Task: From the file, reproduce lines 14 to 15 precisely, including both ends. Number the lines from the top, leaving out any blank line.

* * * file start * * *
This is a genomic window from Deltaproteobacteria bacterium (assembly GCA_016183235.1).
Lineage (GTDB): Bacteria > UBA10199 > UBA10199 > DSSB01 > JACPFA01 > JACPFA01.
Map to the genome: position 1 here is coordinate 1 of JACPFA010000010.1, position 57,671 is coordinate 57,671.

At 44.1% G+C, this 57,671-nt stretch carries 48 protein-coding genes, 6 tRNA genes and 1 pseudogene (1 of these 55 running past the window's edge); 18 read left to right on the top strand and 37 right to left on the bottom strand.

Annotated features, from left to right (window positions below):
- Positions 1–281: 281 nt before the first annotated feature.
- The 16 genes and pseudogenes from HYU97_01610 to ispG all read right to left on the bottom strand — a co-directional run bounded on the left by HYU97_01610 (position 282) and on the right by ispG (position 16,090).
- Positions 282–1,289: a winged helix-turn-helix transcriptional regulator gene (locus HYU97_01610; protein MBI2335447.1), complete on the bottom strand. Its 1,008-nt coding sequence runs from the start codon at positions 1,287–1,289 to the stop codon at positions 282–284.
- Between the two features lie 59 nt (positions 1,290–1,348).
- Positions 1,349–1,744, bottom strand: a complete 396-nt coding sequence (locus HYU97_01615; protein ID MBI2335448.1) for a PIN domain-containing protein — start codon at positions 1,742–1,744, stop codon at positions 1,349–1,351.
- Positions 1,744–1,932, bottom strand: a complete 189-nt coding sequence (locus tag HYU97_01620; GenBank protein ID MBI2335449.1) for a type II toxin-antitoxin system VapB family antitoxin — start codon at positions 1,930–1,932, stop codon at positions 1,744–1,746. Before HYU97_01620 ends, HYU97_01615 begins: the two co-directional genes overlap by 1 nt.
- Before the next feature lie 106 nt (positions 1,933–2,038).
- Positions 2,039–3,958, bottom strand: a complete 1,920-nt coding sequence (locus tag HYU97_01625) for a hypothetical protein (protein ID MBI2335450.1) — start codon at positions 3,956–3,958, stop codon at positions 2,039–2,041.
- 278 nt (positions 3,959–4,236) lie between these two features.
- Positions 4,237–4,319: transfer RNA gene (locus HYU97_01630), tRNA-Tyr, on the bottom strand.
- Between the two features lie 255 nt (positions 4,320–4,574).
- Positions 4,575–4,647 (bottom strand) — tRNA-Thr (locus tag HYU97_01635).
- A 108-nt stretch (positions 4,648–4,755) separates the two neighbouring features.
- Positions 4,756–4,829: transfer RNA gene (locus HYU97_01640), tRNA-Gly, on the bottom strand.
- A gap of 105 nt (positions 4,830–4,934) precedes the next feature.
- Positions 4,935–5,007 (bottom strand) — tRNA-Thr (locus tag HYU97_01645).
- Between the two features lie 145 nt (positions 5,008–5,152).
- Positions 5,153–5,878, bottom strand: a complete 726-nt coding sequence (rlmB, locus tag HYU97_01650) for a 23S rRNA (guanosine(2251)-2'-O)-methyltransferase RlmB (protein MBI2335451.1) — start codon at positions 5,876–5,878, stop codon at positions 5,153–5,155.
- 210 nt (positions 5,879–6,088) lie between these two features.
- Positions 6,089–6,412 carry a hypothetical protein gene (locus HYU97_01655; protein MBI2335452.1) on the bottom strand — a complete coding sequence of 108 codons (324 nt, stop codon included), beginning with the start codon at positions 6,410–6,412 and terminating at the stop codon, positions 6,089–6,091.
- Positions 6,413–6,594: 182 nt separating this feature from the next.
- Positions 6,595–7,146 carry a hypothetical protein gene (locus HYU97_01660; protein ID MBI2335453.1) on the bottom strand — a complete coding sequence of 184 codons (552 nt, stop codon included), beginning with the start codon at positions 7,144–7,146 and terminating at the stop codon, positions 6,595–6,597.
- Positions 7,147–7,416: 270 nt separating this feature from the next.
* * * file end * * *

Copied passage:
- 278 nt (positions 3,959–4,236) lie between these two features.
- Positions 4,237–4,319: transfer RNA gene (locus HYU97_01630), tRNA-Tyr, on the bottom strand.